Chile rising and the fight for true inclusive democracy

Demonstration in Santiago de Chile. Photo by Susana Hidalgo on Instagram (@su_hidalgo).

For those who don’t grasp what’s going on in Chile, a few notes. 

Chile was one of the first “laboratories” of new-liberalism in the world. Most policies heralded by the “Chicago School” were implemented there first. For those not familiar with the “Chicago School”, “Investopedia” defines this school as: “…a neoclassical economic school of thought that originated at the University of Chicago in the 1930s. The main tenets of the Chicago School are that free markets best allocate resources in an economy and that minimal, or even no, government intervention is best for economic prosperity”. This is what came to be known as “neo-liberalism”.

In Chile, a group of economists known as “The Chicago Boys”, because they were trained there (and at the Pontifical Catholic University of Chile, which has an exchange programme with Chicago), were able to attain high positions in Pinochet’s dictatorship government, creating one of the most “business friendly” countries in the world, at the expense of much unemployment. massive privatisation of pubic assets and pensions, and marked rise in inequality. 

Pinochet’s dictatorship was one of the bloodiest dictatorships in Latin America, infamous for its brutality, disregard for human rights, disappearances and cultural repression. 

After Pinochet, under the terms of redemocratization in Chile, no real reform was implemented, but an agreement was reached between the governing and economic elites, American big investors and other sectors of the Chilean society. A “limited democracy” was created, in which elections happen, and institutions may operate with a certain degree of independence, but old structures of oppression and exclusion persist.

This kind of “watered down” redemocratization is common in Latin America and what it means is that a limited kind of democracy is created, some progress is made to appease progressives and social movements and demobilise them, but oppression of a large part of the population continues. 

So, to be clear: this limited form of democracy works only for a part of the population, while a large part of citizens remain unable to exercise their civil rights and access the fruits of prosperity .They are allowed to vote, as universal voting rights is a mark of modern democracies, but several institutional, legal, cultural and other mechanisms are used to disenfranchise them. Take for example blacks in the United States: they are the victims of systematic state violence, massive incarceration, voting disenfranchisement, structural poverty, poor-quality education, and other means to keep them excluded of structures of citizenship. A great article about this process is “Redemocratization in Chile” by Garreton Merino, available here:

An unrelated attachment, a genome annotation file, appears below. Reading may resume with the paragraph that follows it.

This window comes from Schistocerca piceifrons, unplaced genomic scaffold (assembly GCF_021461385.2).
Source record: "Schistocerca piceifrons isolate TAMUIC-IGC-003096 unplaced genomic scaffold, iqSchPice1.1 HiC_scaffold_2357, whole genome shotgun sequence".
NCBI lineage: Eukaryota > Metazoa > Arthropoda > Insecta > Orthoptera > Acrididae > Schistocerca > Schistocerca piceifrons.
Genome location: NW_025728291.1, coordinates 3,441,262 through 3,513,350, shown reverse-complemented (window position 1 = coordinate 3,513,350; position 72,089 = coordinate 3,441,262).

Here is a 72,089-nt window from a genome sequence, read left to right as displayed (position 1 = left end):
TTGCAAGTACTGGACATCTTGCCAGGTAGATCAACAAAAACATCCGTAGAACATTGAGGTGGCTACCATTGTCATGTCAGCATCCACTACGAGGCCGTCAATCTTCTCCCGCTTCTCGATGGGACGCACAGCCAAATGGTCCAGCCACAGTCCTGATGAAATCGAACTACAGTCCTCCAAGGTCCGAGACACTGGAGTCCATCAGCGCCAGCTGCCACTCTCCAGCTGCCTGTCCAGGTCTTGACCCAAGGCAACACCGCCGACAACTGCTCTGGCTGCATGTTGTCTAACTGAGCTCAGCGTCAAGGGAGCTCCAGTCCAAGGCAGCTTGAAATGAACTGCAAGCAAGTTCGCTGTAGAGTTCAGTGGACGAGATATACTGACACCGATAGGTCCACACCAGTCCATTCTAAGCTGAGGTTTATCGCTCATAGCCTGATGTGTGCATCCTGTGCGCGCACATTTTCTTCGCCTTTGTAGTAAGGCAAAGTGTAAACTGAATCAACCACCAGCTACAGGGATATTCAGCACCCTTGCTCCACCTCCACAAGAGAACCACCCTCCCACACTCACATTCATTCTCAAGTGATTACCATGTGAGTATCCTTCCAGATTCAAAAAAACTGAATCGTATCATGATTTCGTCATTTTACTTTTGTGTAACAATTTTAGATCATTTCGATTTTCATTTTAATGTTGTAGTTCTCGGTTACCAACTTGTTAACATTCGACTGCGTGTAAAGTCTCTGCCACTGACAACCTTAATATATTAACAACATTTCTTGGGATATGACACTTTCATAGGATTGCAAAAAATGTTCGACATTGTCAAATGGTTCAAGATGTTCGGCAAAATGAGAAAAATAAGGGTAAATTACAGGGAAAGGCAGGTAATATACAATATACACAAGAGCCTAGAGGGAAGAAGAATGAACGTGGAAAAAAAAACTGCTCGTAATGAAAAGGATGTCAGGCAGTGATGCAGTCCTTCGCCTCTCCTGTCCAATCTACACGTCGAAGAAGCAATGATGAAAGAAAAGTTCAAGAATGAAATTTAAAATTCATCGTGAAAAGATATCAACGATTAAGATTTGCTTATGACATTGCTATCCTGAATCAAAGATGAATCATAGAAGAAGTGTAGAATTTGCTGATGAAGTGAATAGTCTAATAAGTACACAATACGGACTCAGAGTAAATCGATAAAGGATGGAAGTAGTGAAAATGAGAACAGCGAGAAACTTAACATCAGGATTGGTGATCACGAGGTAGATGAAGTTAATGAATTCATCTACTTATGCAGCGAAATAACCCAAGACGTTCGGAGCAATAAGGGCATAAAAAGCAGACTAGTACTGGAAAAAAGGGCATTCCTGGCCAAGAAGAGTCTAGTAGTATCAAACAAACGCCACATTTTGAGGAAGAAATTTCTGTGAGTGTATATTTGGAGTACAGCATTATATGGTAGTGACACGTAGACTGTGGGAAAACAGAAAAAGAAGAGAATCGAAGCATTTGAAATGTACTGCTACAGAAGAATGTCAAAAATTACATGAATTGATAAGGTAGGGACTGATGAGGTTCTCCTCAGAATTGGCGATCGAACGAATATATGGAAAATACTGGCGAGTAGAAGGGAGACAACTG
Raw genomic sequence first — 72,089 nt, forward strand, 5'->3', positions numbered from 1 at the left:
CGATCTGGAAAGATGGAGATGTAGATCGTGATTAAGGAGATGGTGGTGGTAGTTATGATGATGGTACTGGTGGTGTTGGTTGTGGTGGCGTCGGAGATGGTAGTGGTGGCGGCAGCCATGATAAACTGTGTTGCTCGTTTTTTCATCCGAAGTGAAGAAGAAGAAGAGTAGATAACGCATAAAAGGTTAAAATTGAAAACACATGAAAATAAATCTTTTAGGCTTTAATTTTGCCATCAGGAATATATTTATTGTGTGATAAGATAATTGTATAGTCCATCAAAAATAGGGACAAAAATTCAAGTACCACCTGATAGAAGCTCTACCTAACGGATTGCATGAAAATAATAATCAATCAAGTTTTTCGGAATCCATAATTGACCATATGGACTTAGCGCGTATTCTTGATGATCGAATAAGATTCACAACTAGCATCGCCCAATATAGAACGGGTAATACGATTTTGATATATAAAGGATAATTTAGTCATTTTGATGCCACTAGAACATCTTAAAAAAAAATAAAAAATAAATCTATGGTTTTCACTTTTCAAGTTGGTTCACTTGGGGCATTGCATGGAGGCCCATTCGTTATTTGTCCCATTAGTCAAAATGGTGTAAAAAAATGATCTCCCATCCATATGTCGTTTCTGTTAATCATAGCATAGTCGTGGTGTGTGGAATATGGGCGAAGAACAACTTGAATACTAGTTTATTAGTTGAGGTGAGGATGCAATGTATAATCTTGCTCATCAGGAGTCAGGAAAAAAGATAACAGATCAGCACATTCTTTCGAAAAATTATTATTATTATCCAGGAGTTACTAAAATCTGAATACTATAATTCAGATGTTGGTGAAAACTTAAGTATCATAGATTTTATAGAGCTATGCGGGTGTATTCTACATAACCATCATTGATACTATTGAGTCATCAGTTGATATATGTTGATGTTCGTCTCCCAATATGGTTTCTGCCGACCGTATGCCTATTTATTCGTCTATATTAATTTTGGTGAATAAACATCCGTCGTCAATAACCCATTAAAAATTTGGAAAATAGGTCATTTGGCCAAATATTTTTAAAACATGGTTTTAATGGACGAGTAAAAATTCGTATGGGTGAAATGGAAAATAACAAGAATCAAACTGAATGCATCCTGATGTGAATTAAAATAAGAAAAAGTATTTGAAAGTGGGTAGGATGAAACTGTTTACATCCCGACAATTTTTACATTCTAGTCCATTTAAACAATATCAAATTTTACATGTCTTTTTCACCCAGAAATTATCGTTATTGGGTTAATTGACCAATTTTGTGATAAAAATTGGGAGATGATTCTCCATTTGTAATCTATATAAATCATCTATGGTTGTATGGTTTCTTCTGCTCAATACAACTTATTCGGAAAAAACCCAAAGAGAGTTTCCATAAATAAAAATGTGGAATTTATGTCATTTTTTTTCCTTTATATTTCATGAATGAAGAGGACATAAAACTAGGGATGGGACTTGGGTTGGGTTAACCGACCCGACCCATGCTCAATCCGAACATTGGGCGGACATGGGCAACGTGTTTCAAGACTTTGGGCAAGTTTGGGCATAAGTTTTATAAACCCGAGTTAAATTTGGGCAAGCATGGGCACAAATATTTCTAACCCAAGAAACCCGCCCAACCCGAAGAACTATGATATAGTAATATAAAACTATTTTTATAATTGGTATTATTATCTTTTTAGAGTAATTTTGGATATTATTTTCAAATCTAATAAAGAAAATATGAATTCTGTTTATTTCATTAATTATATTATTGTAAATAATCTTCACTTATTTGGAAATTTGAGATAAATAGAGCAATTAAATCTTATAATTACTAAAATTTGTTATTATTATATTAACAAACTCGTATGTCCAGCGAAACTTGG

This limited form of democracy was also attempted in Brazil, but there the Worker’s Party unexpected success and business friendly attitude meant that it was allowed to carry out limited social reform and democracy started to be “enlarged” to include all citizens (as a true democracy should ), including them in structures of citizenship and civil rights. By structures of citizenship I mean for example access to good quality education and health services. But there is much more to this. In summary, democracy is much more than the right to vote in elections, although universal voting might bring unexpected challenges to the new-liberal project. 

This project of democratic enlargement is deeply upsetting to the neo-liberal project, and to the elites who benefit from that limited form of democracy. The Brazilian experience was quashed through the election of someone very similar to Pinochet himself, Bolsonaro. Let me just remind you that Bolsonaro was elected on an “anti-communist”, anti-Worker’s Party, platform, through the manipulation of the media, and especially of social media, through instruments such as Whatsapp and Facebook sewing an extraordinary amount of fake news.

So, Chile, Ecuador, Argentina and other countries in Latin America are rebelling against this form of democracy. They are saying “this doesn’t work”. Chileans are protesting against inequality and exclusion, and against neoliberalism. The continent is rising, and maybe we are heading towards true democracy, but it is very difficult to predict what is going to happen now. The forces supporting neo-liberalism and that limited form of “controlled” democracy are very very powerful. They won’t allow Latin America to truly democratize, because the continent is like a “reserve” of resources, cheap labour and obedient consumers. Moreover, a lot of well-off Latin Americans believe in this neo-liberal project as a matter of “religion”.

And talking about religion, the new Evangelical churches that have become so popular in Latin America provide the (pseudo) spiritual/ (pseudo) ethical fundament for neo-liberalism. Their belief system is built around justifying the neo-liberal way of thinking though celebration of material success, monetary achievement and the so-called “meritocracy”. Evangelicals are much more likely to accept and embrace the neo-liberal ideology. This is what’s happening in the United States as well. So, what ensues is a huge battle between progressive sectors of society who want to expand and deepen the democratic project, and the ones who benefit and believe in the neo-liberal project of “limited democracy”, exclusion, inequality, oppression and never ending consumption of the world’s resources and spaces.

The take-away from my text is: Neo-liberalism and true democracy are incompatible. This is because Neo-liberalism presupposes very small or no governments, and a total supremacy of the market. But democracy relies on justice and the market does not work for everyone.



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